• Crowdsourcing is a powerful tool. I need to learn how to better realize the many tools that are available for Magic finance in order to understand card trends and what the community chatter is about a card. It can be good to pick up a few copies on the advice of others who have much more experience with Magic finance, you know?

Still stuck at sea with my sails unfurled hoping for a breeze, I’ve used the time to learn about myself and a bit more about the workings of Magic finance. I hope that my personal musings on my own successes and failures will provide some guidance for you as you set your own course.

*Correction – In the comments for my article last week, it was noted that I incorrectly associated Hasbro with Wizards of the Coast in respect to my writing of Chronicles. Hasbro acquired Wizards in 1999 (from the Wikipedia page), whereas Chronicles was released in 1995. My reference to Hasbro was only in passing however it was an oversight on my part and I wanted to make sure I set the record straight. Sorry for any confusion! Hasbro did not influence Wizards choices in regards to Chronicles.

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Commander 2013

It’s finally here; what was promised to us way back in 2011. A new set of Commander decks has arrived, complete with new toys to play with and to spend a lot more money on.

Commander has really taken off, enjoying a growth period that Wizards really wants to encourage. They’ve shown their eagerness to push Commander by releasing cards in each expansion, such as Theros, that are perfect for the format. If you’re new to 100-card decks, buy any of these new product and have a blast.

For more experienced players, the retail price of $150 for all five decks is a big cost. Is it worth it?

Before I get to the discussion, let’s see if I did well in some of my predictions a few weeks back.

I never would have thought Sol Ring would come around again, but I’m strongly in favor of Swiftfoot Boots being reprinted over and over. I’m impressed that they gave us new Zombie and Bird legends, and enable new strategies using the Command Zone. Derevi, Empyrial Tactician

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I was right about a Naya beast legend, wrong about Angels and Sphinxes (ugh, Sharuum *again*?) and totally wrong about fetchlands. C’est la vie.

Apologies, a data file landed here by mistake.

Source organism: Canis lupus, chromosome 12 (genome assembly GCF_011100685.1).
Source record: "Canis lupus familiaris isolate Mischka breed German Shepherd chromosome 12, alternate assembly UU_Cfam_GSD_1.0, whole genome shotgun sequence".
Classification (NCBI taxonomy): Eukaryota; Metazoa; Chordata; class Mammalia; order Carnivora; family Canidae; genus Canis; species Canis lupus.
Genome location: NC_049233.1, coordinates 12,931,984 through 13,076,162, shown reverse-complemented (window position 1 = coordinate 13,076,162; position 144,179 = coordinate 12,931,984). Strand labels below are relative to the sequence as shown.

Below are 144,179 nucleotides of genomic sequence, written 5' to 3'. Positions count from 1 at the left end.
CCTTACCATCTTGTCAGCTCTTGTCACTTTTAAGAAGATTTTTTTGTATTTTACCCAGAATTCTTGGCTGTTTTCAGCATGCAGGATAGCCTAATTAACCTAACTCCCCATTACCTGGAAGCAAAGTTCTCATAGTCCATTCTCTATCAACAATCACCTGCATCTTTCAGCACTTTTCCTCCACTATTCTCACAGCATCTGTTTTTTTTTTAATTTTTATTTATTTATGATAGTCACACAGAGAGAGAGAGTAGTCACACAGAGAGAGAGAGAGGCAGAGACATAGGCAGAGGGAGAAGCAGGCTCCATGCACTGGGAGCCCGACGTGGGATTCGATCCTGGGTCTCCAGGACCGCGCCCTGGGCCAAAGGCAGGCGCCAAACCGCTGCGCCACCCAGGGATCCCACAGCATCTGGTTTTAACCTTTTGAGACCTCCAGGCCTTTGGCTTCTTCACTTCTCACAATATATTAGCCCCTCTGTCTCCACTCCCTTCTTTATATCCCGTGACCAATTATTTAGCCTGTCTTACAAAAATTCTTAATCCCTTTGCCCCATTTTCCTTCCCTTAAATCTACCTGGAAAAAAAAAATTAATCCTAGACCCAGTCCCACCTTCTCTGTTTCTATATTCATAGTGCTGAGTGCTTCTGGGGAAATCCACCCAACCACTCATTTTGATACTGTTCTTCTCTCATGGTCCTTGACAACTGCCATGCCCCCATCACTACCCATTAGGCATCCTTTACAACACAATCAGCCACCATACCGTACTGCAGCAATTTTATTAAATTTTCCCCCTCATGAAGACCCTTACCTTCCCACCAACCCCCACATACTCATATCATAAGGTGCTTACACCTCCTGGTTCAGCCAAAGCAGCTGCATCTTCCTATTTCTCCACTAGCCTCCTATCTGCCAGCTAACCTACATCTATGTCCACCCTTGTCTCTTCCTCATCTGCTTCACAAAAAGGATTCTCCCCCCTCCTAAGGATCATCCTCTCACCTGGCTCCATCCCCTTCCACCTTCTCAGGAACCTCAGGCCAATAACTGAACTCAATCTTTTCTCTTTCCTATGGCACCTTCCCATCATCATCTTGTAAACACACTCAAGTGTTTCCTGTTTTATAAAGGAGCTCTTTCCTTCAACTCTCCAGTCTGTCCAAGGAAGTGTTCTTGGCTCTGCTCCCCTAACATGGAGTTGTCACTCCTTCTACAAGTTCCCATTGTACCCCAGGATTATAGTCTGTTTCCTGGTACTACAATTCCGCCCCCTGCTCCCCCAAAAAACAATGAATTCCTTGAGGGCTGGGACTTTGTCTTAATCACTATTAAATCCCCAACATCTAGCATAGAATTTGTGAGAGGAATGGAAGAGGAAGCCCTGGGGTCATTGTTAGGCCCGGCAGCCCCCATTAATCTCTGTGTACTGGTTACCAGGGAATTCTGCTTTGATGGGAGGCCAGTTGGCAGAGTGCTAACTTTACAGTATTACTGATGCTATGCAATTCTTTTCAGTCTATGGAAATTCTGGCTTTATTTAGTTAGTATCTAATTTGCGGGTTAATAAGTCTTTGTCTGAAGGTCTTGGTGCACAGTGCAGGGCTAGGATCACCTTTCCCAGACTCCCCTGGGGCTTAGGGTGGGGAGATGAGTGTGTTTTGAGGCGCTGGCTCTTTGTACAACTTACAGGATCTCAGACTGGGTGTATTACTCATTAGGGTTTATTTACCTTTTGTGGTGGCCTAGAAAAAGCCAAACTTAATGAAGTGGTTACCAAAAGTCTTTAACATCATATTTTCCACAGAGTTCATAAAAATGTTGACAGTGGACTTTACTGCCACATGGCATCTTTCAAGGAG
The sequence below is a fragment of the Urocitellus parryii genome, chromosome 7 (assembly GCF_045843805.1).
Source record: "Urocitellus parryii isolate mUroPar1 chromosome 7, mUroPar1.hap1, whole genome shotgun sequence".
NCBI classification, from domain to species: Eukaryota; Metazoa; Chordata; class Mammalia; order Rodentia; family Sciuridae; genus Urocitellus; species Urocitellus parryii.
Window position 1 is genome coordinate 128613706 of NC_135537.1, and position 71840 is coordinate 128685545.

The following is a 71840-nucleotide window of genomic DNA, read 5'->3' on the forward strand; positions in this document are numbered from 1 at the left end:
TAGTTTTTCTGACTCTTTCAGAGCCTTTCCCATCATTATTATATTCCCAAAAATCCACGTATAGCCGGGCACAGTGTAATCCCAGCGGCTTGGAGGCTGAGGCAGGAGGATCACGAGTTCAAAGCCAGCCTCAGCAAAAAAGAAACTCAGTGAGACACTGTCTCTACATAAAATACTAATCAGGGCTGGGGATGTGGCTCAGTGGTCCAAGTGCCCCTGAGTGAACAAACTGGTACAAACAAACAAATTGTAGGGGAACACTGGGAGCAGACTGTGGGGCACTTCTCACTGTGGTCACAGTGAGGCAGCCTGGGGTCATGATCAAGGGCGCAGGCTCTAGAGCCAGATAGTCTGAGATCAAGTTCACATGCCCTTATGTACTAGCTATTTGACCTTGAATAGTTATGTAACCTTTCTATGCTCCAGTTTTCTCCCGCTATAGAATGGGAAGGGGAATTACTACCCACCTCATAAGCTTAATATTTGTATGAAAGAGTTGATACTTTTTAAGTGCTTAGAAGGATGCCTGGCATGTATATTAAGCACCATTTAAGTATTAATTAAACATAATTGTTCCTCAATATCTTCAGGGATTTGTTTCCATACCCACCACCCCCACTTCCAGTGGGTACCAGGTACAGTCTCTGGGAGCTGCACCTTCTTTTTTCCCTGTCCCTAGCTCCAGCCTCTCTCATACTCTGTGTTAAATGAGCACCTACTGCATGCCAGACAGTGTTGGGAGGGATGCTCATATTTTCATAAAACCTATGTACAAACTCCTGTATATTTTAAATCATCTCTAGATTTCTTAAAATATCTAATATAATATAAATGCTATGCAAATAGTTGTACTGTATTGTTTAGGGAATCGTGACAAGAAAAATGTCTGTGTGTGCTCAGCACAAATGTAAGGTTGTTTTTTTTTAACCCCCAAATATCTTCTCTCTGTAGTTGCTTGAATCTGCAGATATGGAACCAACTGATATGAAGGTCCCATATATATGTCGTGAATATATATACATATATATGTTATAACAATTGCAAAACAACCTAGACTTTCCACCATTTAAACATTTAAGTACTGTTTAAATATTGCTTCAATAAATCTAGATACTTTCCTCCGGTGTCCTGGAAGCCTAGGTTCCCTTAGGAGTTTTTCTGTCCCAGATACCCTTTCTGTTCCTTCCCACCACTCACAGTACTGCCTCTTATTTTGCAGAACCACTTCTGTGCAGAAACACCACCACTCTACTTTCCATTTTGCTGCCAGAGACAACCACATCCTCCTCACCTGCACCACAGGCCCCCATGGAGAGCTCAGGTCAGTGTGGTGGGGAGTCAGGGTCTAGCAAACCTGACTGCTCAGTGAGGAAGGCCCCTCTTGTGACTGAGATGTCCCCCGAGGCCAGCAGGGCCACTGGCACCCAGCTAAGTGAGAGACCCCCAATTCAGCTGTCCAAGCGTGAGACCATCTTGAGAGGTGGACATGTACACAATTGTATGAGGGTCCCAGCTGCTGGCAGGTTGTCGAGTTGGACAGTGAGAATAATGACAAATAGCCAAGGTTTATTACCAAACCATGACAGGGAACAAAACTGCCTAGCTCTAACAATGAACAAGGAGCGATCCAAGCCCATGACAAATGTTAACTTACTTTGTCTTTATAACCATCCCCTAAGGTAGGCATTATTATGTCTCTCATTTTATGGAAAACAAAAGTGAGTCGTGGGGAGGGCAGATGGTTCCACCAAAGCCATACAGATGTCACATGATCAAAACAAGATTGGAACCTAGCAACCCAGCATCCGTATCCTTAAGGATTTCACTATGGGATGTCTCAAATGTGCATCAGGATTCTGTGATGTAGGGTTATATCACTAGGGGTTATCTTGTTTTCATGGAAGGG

Perhaps the big surprise is the Portal:Three Kingdoms reprints. These cards have popped up before: Cao Cao and Sun Quan in FTV: Legends, Xiahou Dun as a judge foil, Loyal Retainers and Diaochan, Artful Beauty in Commander’s Arsenal, and now three legends (Hua Tuo, Honored Physician, Kongming, “Sleeping Dragon”, and Lu Xun, Scholar General) plus three spells (Spoils of Victory, Strategic Planning, Borrowing 100,000 Arrows). None of these are overpowered legends, though I can easily see someone building a control deck around Lu Xun.

I would expect the prices of these reprints to stay reasonably low. Their original incarnations won’t budge much (see Loyal Retainers,) but these will be available.

As I mentioned last time, the price spikes in the sealed Commander sets from 2011 is due to both the Legacy playability of the cards as well as the sheer value of the rest of the cards. For example, in the 2011 Heavenly Inferno deck, Kaalia of the Vast, Sol Ring, and the Command Tower make up the MSRP, while everything else is a bonus. True-Name Nemesis

There is a lot of value in the five 2013 decks, and the flag bearer is the Grixis deck, since True-Name Nemesis and Baleful Strix are in there. Those, plus Thraximundar and Sol Ring, easily put you over MSRP.

True-Name Nemesis alone is pre-ordering for around $40. That is more than the MSRP. More than any other card in this set. I can’t see it holding this price for long, not when big box stores like Target get product. Scavenging Ooze is the historical example, and that hit a high around $40 before tapering off and getting reprinted.

It doesn’t seem like you can go wrong buying the Grixis deck and moving the singles, especially while the hype and demand is at its peak. With the price of Nemesis and Strix being so high, this looks to be the chase deck and might well depress the price of everything else inside. I’d get rid of everything I could immediately. Sell into the hype, as Jason Alt likes to say.